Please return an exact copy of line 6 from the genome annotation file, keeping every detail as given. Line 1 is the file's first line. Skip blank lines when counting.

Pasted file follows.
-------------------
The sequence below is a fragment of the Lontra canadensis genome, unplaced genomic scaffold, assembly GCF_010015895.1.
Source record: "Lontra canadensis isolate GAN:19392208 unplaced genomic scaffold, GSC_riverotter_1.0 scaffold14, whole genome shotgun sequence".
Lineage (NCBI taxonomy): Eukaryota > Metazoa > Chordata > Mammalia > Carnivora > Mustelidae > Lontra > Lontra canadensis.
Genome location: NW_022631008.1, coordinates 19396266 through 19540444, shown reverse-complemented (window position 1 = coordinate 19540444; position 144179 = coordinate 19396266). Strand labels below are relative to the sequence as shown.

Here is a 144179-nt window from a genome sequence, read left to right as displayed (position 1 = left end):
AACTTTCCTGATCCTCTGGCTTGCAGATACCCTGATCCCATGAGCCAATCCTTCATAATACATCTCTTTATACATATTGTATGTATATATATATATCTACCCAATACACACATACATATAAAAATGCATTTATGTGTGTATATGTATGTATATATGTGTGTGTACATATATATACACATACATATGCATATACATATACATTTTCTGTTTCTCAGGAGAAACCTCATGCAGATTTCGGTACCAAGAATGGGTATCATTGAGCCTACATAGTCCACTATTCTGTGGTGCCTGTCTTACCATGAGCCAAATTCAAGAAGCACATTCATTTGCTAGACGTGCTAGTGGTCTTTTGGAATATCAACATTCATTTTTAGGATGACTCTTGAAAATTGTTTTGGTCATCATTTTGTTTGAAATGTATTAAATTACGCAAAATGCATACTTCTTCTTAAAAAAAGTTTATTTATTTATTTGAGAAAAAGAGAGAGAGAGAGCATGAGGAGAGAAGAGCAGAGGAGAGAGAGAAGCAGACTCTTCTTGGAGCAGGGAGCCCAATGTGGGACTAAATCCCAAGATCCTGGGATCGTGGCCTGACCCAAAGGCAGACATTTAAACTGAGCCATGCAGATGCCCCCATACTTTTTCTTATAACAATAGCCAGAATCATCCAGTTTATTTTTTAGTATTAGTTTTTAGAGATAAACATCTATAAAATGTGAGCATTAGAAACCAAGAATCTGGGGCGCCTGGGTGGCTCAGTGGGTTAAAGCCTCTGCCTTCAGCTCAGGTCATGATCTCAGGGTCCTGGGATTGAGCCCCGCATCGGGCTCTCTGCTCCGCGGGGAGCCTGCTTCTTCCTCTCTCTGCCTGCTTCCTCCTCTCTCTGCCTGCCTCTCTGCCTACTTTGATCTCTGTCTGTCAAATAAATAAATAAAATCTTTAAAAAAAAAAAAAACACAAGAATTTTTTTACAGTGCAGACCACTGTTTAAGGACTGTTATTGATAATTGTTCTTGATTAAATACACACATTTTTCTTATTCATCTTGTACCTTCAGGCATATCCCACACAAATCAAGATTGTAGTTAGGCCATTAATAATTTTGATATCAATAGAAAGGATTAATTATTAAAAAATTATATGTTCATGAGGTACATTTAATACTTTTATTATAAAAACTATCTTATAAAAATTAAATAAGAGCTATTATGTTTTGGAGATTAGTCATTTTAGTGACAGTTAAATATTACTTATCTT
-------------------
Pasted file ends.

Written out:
AACTTTCCTGATCCTCTGGCTTGCAGATACCCTGATCCCATGAGCCAATCCTTCATAATACATCTCTTTATACATATTGTATGTATATATATATATCTACCCAATACACACATACATATAAAAATGCATTTATGTGTGTATATGTATGTATATATGTGTGTGTACATATATATACACATACATATGCATATACATATACATTTTCTGTTTCTCAGGAGAAACCTCATGCAGATTTCGGTACCAAGAATGGGTATCATTGAGCCTACATAGTCCACTATTCTGTGGTGCCTGTCTTACCATGAGCCAAATTCAAGAAGCACATTCATTTGCTAGACGTGCTAGTGGTCTTTTGGAATATCAACATTCATTTTTAGGATGACTCTTGAAAATTGTTTTGGTCATCATTTTGTTTGAAATGTATTAAATTACGCAAAATGCATACTTCTTCTTAAAAAAAGTTTATTTATTTATTTGAGAAAAAGAGAGAGAGAGAGCATGAGGAGAGAAGAGCAGAGGAGAGAGAGAAGCAGACTCTTCTTGGAGCAGGGAGCCCAATGTGGGACTAAATCCCAAGATCCTGGGATCGTGGCCTGACCCAAAGGCAGACATTTAAACTGAGCCATGCAGATGCCCCCATACTTTTTCTTATAACAATAGCCAGAATCATCCAGTTTATTTTTTAGTATTAGTTTTTAGAGATAAACATCTATAAAATGTGAGCATTAGAAACCAAGAATCTGGGGCGCCTGGGTGGCTCAGTGGGTTAAAGCCTCTGCCTTCAGCTCAGGTCATGATCTCAGGGTCCTGGGATTGAGCCCCGCATCGGGCTCTCTGCTCCGCGGGGAGCCTGCTTCTTCCTCTCTCTGCCTGCTTCCTCCTCTCTCTGCCTGCCTCTCTGCCTACTTTGATCTCTGTCTGTCAAATAAATAAATAAAATCTTTAAAAAAAAAAAAAACACAAGAATTTTTTTACAGTGCAGACCACTGTTTAAGGACTGTTATTGATAATTGTTCTTGATTAAATACACACATTTTTCTTATTCATCTTGTACCTTCAGGCATATCCCACACAAATCAAGATTGTAGTTAGGCCATTAATAATTTTGATATCAATAGAAAGGATTAATTATTAAAAAATTATATGTTCATGAGGTACATTTAATACTTTTATTATAAAAACTATCTTATAAAAATTAAATAAGAGCTATTATGTTTTGGAGATTAGTCATTTTAGTGACAGTTAAATATTACTTATCTT